AFRAID OF THE DARK Add To My Top 10

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Violence        
Sex        
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Release Date: July 24, 1992

Starring: Fanny Aarant, James Fox, Paul McGann, & Claire Holman.

Genre: Psychological Drama

Audience: Adults

Rating: Not submitted to MPAA

Runtime: 92 minutes

Distributor: Fine Line Features

Director: Mark Pepice

Executive Producer:

Producer: Mark Pepice

Writer: Simon Bosanquet

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Content:

(VVV, NN, A/D) Two women are slashed & a man and a dog are both poked in the eye with a knitting needle; upper female nudity; and, alcohol is served at a wedding reception.


Summary:

AFRAID OF THE DARK portrays an eight-year-old boy forced to confront his fears: an impending eye operation; the marriage of his beloved half-sister; and, the birth of a sister who will threaten his relationship with his parents. Regrettably, the chilling portrayal of his innermost fears focuses on graphic violence and nudity, causing the audience to wonder whether anyone cares about the abuse inflicted on young actors who have to play such gruesome roles.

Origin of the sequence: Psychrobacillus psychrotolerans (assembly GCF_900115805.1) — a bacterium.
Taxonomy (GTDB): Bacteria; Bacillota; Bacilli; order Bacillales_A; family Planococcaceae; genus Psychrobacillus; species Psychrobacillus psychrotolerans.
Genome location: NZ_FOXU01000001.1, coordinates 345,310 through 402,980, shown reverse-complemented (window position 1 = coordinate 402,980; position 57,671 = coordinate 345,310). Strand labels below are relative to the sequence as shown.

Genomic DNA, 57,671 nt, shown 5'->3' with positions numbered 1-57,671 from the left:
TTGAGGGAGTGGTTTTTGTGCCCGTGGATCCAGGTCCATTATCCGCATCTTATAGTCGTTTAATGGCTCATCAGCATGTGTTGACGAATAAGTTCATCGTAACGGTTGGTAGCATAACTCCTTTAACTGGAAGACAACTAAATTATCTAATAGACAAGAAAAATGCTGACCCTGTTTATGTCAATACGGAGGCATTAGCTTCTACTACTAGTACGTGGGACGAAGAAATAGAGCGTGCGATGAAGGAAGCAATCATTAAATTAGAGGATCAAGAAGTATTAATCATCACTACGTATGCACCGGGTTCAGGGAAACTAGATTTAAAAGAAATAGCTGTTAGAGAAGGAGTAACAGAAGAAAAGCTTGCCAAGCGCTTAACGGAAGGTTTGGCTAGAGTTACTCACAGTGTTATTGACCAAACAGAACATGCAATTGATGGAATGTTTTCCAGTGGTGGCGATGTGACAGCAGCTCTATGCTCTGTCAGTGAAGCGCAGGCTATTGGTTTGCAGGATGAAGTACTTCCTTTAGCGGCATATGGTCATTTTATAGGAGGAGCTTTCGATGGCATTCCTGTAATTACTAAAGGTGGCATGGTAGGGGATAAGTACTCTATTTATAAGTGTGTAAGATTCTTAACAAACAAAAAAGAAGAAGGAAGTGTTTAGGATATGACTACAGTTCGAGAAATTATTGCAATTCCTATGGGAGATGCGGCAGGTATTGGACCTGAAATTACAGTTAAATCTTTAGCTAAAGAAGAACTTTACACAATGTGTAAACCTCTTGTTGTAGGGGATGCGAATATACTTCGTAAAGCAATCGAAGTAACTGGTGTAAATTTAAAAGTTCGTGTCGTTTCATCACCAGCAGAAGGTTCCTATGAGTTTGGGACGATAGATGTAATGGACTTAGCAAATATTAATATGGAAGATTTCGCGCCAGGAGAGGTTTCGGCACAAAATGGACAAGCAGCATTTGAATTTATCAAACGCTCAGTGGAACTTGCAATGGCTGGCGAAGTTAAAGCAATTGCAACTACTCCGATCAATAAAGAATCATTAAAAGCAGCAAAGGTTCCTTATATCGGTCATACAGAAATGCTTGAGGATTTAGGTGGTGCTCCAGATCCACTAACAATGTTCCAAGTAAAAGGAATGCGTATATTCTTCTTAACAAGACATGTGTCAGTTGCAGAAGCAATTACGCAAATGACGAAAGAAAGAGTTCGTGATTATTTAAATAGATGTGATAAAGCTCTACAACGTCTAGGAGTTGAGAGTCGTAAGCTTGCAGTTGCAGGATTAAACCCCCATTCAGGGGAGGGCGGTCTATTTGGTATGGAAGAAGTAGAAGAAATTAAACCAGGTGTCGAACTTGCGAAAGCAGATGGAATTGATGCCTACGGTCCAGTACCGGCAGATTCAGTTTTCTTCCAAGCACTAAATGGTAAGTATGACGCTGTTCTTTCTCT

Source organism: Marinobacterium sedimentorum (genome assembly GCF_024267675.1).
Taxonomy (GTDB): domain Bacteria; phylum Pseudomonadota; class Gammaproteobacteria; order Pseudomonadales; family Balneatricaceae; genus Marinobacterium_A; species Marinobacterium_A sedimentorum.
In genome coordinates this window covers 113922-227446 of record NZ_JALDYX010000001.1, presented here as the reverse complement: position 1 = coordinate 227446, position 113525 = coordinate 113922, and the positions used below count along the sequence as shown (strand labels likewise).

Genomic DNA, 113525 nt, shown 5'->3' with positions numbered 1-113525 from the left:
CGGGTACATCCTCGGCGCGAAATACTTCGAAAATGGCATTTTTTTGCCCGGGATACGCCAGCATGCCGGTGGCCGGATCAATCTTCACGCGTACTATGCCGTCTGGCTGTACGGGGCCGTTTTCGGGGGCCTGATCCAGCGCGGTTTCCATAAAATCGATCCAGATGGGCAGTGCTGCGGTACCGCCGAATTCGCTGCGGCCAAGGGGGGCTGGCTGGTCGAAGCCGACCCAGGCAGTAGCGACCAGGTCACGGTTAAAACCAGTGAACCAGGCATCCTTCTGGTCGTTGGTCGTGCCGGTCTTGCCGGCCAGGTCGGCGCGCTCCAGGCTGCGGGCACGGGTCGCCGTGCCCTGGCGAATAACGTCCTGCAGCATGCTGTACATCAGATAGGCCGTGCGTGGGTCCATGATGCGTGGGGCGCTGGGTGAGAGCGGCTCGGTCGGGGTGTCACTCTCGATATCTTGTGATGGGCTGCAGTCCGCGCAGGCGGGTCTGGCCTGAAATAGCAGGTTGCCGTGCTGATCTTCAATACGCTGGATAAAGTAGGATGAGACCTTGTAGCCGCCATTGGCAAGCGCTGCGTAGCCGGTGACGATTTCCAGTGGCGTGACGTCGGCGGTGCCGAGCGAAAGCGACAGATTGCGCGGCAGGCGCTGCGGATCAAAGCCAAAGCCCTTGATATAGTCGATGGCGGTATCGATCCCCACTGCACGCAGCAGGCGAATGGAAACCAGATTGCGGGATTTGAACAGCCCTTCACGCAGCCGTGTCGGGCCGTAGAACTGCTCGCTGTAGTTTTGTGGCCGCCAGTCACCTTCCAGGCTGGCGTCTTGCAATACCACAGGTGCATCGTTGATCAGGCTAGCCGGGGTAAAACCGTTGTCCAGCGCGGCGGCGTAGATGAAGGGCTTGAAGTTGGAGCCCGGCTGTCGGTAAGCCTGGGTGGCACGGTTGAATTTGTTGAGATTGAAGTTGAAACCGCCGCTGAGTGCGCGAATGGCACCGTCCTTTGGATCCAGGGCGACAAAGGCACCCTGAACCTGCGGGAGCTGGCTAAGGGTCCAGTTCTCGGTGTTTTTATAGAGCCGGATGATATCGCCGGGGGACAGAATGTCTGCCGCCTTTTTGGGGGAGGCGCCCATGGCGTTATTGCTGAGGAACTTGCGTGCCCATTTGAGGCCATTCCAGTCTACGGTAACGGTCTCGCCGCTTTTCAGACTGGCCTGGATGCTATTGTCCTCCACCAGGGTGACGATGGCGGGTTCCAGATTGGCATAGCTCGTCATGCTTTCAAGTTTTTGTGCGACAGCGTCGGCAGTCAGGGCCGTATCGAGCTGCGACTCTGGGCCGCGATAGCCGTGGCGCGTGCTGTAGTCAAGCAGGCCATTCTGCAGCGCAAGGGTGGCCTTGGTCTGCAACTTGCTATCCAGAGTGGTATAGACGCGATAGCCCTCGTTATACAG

Review:

Although told from the point of view of an eight-year-old boy named Lucas, AFRAID OF THE DARK is not a film for children since its chilling portrayal of Lucas' fears focuses on graphic violence and nudity. In one scene, Lucas looks on in horror as his half-sister Rose is slashed by a razor while she poses in the nude for a photographer. Thus, the film attempts to portray Lucas' confrontation with: an impending eye operation; the marriage of Rose; and, the birth of a sister. In fact, Lucas' fear of the dark symbolizes his alienation, and the first half of the film turns out to be a product of Lucas' imagination. However, at the end of the film, his fear culminates in the real attempted murder of his baby sister who stands between him and his parents. He does not realize that she can replace what he is losing: his half-sister Rose and even his eyesight.
It is a major weakness of the film that the audience feels little satisfaction when Lucas accepts his sister after his eye operation, and one is left wondering why he has changed. Furthermore, the dark visualizations of Lucas' imagination will disturb rather than edify an audience, and acting out such demented fantasies was no doubt disturbing to the young boy who played Lucas. In fact, does anyone care about the abuse inflicted on young actors who play such roles?


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